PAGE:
Deep Cleaning with Carpet Extractors
Cleaning 101 taught us that the first step to caring for carpets is daily vacuuming. Vacuuming removes more than 80 percent of the loose dirt, improves carpets appearance, and extends the overall life of the carpet. In addition to vacuuming, deep extraction cleaning must also be performed periodically to remove stubborn or embedded soil.
According to the Carpet and Rug Institute (CRI), carpet fibers are designed to hide soil and reflect light. Fiber technology also has the ability to resist soiling and stains. It is important for cleaners to remember that the lack of apparent soiling does not eliminate the necessity of regular cleaning.
Varieties of extraction
CRI recommends that carpets be dry- or wet-extraction cleaned regularly, but frequency will depend on the type of facility and flooring. Although there are a number of effective methods of extraction cleaning, users are advised to follow manufacturer recommendations regarding what method is best suited for their specific flooring. Options include:
• Dry Extraction Cleaning: With this method of extraction, an absorbent compound saturated with detergents and solvents is brushed in and around the carpet fibers. The compound attaches to the soil particles, and both the soil and compound are then removed by vacuuming.
• Dry Foam Extraction Cleaning: With this method, users apply a detergent, whipped into a foam, to the carpet. The foam is worked into the carpet and followed by wet vacuuming.
• Hot Water Extraction Cleaning, often called Steam Cleaning: When steam cleaning, areas of heavy use are preconditioned to pull out ground-in soil, then a pressurized cleaning solution is injected into the pile. Suspended soil and solution are then immediately extracted.
What cleaners are using
The type of cleaning methodology that is most ideal for your facility will depend on the demands within the building. Brandon Baswell, assistant manager of building services at Michigan State University, found that the self-contained extractors were most beneficial to his program.
“We found that our workers were more efficient when they had access to these extractors, because of their versatility,” he says.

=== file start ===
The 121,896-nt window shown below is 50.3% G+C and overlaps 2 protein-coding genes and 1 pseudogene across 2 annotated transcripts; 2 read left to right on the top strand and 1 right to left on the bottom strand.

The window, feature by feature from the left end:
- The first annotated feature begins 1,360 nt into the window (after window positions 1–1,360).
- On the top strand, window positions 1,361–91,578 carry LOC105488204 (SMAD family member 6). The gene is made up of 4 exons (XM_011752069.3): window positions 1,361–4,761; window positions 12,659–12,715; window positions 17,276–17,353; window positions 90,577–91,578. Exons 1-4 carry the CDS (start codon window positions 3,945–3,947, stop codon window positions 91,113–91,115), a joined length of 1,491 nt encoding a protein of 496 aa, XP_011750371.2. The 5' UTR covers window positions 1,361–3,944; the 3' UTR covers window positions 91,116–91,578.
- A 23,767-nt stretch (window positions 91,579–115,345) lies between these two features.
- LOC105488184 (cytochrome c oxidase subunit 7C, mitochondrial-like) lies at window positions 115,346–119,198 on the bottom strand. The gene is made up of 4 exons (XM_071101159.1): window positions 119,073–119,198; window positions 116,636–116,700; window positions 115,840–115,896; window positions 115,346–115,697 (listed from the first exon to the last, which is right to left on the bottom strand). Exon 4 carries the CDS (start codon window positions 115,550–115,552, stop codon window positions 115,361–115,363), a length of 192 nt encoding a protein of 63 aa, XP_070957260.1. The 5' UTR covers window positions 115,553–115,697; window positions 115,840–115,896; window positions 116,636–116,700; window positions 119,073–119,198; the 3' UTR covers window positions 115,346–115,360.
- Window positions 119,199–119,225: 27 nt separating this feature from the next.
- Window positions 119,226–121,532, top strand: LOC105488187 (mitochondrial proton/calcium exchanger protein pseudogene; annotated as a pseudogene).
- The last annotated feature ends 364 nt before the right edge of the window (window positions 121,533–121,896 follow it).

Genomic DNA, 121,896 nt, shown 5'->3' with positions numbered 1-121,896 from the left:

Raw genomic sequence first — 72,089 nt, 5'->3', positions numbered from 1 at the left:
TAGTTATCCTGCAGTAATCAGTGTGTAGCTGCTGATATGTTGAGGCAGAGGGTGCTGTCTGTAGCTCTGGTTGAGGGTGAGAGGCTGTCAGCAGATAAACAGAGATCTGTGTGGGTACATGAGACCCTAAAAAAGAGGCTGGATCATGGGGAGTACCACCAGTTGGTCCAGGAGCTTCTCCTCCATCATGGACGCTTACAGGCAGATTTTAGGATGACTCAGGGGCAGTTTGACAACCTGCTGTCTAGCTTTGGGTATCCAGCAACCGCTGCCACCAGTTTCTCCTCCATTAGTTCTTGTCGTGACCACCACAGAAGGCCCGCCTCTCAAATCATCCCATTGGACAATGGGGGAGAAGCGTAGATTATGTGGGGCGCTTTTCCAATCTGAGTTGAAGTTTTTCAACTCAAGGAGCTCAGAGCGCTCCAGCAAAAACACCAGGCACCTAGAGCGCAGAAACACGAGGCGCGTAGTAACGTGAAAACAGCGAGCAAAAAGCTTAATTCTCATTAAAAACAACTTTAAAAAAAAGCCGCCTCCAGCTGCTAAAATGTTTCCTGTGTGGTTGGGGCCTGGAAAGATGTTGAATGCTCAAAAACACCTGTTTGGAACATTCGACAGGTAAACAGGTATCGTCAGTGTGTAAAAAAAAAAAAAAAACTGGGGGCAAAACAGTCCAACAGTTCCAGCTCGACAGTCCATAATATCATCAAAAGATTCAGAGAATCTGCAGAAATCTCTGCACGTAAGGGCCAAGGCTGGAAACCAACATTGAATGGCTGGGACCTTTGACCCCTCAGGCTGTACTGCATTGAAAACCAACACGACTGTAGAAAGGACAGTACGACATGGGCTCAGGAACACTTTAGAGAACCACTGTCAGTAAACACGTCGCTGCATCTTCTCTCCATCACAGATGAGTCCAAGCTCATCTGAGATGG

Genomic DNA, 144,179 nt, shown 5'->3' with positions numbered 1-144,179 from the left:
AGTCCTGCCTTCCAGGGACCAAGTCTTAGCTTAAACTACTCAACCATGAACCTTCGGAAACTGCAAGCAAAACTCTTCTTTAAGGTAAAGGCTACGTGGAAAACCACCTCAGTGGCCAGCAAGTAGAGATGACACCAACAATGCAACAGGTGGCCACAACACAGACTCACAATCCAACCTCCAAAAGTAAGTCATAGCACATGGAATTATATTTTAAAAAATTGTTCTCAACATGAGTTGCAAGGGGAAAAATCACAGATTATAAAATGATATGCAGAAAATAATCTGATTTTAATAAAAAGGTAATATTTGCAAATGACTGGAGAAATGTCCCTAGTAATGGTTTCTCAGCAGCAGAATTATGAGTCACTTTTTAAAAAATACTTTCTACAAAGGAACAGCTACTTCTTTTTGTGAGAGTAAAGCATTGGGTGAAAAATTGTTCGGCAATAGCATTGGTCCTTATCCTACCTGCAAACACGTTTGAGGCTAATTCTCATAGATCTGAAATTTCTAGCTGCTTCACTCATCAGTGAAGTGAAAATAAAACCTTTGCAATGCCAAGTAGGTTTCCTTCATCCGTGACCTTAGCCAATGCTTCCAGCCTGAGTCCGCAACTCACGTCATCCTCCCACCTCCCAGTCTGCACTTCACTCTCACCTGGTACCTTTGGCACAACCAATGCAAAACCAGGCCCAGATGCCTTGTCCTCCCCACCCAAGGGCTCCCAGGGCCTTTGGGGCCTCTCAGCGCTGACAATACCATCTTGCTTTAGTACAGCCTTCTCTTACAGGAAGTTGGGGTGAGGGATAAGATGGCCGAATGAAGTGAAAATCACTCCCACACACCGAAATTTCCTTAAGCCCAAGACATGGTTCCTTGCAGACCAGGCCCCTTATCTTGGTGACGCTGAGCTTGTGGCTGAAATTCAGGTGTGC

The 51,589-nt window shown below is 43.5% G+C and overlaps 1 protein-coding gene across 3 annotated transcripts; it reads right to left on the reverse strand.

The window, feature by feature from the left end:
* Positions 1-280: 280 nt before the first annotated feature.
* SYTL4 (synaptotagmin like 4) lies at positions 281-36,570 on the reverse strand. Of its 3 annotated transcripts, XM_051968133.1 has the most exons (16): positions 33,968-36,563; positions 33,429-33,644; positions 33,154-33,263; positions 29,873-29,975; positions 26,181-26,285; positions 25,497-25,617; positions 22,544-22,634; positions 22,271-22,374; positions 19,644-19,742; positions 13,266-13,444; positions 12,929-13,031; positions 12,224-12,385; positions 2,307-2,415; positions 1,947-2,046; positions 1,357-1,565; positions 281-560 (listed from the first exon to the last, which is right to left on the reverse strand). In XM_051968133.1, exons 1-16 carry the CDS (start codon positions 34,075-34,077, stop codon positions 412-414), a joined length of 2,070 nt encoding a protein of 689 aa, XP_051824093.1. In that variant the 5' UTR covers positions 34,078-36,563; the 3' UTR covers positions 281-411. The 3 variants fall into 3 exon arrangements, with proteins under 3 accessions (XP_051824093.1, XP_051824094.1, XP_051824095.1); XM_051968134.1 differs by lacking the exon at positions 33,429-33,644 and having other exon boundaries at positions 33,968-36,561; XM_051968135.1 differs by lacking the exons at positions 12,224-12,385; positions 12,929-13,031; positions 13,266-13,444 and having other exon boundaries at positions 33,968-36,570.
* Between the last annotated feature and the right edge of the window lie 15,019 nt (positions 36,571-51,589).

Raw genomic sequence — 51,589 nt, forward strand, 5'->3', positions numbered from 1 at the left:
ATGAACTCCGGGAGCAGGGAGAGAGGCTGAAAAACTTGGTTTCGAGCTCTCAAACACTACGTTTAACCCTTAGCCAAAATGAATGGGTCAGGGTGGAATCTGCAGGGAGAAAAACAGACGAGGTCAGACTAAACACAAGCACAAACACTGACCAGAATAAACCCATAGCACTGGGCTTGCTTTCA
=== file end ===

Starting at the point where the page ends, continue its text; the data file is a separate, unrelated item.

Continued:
Dennis Owens, director of environmental services at Memorial Hospital of Rhode Island, prefers the box extractors because of their ability to clean tight areas. He adds that the walk-behind machines would be more efficient, but this was a good first step in building an arsenal of carpet care products.
When considering carpet extractors, industry experts recommend you first evaluate the demands within your facility. One expert comments that larger areas and high-traffic entryways tend to collect and track a greater amount of soil into the building. Staying ahead of this type of problem will weigh heavily on labor. To reduce labor hours, experts recommend using a larger extractor, which will accomplish the task quicker.
Another timesaving feature is the shift toward battery-powered extractors. Although these machines are only an option when you get into the larger extractors, their benefits are noticeable.
“Safety and efficiency are the top concerns within our facility,” says Owens. “Not having cords, which are a trip-and-fall hazard, is a big bonus. It is also ideal to be able to travel and not have to stop and look for the next place to plug in.”
Looking to purchase
Before purchasing a carpet extractor, users are advised to do some research. Experts recommend that users first take a hard look at the supplier and what kind of product offerings they have available. Also consider vendor support. Users want a company that offers local service, on-site installation and stands behind their products. These are machines that need to be maintained and it is important to have access to a service center that is helpful and reliable.
From a cost standpoint, it is best to work with a company in the area that represents a quality manufacturer of carpet cleaning equipment, chemicals, vacuums, and other types of products that may be required to maintain the carpet. Experts comment that these multiple purchases will often keep costs down.